Dear Brothers and Sisters,
As December comes around each year society becomes
transformed. There is a never-ending
succession of meals and parties.
Decorations will be put up in houses, streets and businesses. Some of them are gaudy and distasteful. It tries to make these weeks special.
It is right that we thank God for the achievements of a year
or that we seek to be more brothers and sisters to others. Yet the Readings today challenge us to
another kind of transformation; the difference that the coming of our God makes
to us. Isaiah gives us the wonderful
picture of the desert blooming and those who are weak becoming strong, blind
gaining sight. This is evidence of the
power that God can achieve and we see healing in the Gospel.
One great thing for each of us is that if we have failed we
do not need to remain in that situation.
There is possibility of forgiveness.
There is hope for change. Above
all, there is capacity for growth if we walk with our God. This basic idea lies behind the Pope’s
suggestion of the Year of the Eucharist, inviting all the faithful to see
Sunday Mass as a weekly contact with God’s Word and receiving the Eucharist and
prayer in our church as a personal contact with a living God, who knows of what
we are made because he shared our humanity.
What has always been attractive to me about Christmas is the
newness of life of the Saviour, the indication that things can change. But while I must confront my own weakness and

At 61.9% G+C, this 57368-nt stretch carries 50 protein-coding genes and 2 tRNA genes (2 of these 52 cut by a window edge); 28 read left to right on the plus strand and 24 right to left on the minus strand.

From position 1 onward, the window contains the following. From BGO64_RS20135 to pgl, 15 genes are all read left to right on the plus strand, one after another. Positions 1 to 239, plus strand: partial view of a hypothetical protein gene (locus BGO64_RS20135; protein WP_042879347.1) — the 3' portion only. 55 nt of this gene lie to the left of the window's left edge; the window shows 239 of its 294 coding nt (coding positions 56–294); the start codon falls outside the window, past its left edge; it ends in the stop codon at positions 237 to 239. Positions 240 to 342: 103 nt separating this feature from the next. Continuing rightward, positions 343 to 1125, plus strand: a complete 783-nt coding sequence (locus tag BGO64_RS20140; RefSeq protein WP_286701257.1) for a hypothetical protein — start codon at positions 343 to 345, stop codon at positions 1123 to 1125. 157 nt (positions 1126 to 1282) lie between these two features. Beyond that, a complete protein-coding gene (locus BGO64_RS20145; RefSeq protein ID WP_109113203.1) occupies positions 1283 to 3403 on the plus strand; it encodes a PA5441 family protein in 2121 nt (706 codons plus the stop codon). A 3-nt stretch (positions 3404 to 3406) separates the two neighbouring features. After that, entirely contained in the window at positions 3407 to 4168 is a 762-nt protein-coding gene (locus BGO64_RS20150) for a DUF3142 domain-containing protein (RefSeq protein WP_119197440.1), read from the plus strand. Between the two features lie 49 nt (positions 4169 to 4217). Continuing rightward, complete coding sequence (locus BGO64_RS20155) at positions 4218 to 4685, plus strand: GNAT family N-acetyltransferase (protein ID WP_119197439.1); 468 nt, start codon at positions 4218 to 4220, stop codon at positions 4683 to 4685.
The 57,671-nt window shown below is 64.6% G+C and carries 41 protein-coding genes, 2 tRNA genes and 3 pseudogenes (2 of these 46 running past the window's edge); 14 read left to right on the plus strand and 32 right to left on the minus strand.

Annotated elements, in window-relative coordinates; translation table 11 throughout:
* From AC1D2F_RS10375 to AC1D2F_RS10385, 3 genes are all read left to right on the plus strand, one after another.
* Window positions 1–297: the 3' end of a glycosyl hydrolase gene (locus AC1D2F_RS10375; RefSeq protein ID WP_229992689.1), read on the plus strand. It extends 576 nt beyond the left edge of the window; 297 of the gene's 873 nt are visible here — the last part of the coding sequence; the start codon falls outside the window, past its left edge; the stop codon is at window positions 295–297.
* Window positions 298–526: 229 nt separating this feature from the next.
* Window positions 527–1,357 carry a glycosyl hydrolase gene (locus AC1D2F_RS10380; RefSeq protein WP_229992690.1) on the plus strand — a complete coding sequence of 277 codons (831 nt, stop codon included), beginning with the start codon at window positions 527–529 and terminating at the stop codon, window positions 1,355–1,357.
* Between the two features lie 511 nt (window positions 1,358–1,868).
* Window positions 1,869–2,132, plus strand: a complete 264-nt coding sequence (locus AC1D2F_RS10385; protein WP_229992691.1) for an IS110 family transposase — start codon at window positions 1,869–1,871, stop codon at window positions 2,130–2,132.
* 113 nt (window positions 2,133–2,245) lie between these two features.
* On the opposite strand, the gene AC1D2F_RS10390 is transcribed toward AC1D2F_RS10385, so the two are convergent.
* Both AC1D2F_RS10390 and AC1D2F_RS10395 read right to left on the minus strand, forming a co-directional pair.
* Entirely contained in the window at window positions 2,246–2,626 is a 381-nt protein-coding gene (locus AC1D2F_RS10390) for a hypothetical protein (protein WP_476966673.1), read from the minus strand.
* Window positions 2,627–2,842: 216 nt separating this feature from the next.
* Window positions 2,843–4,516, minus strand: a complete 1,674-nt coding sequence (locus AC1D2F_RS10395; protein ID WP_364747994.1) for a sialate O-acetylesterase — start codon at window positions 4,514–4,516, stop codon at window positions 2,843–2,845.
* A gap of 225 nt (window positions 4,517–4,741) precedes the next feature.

struggle, God can transform me. I do not
have to be locked in despair.
So many things in our society today can be empty. People are lonely. The problems of drugs, the crowded traffic,
the things that people do to each other seem to be constantly bearing down on
us. What you and I need as we come to
Christmas is a renewed reliance on God, a faith in a real, living person. That faith which called a Jesuit priest to be
shot by the Nazis in 1945 for his unyielding reliance on God. The suggestion that we can be transformed by
this meeting with our God, but let us not be afraid of the disquiet of heart
that does touch us when we are faced with God and with grace.
In a way we have become secure in our earthly
environment. We do not want to be too
spiritual. We do not want to reach too
high, so we adopt mediocrity. Yet John
the Baptist stands out as someone who gave his all, even to death, because he
was so touched and fired by his personal meeting with God. We want our human hearts to be transformed by
real Gospel grace, but we have to allow ourselves to be shaken and sifted and
if necessary shattered by grace.
Dietrich Bonhoffer warned that costly grace is true growth,
but cheap grace is the preaching of forgiveness without requiring repentance,
Baptism without Church discipline, Communion without Confession, Absolution without
personal confession. The reason for this
is, cheap grace is grace without making us really be a disciple, facing the
cross of Christ, which is redemptive, and facing our own weakness. We know that again and again we must search
for Jesus Christ and face him. There we
will find the truth, not in the other things with which we deceive
ourselves. Costly grace is God’s gift to
us in Jesus, showing us to be transformed.
+ Denis J. Hart,
Archbishop of Melbourne.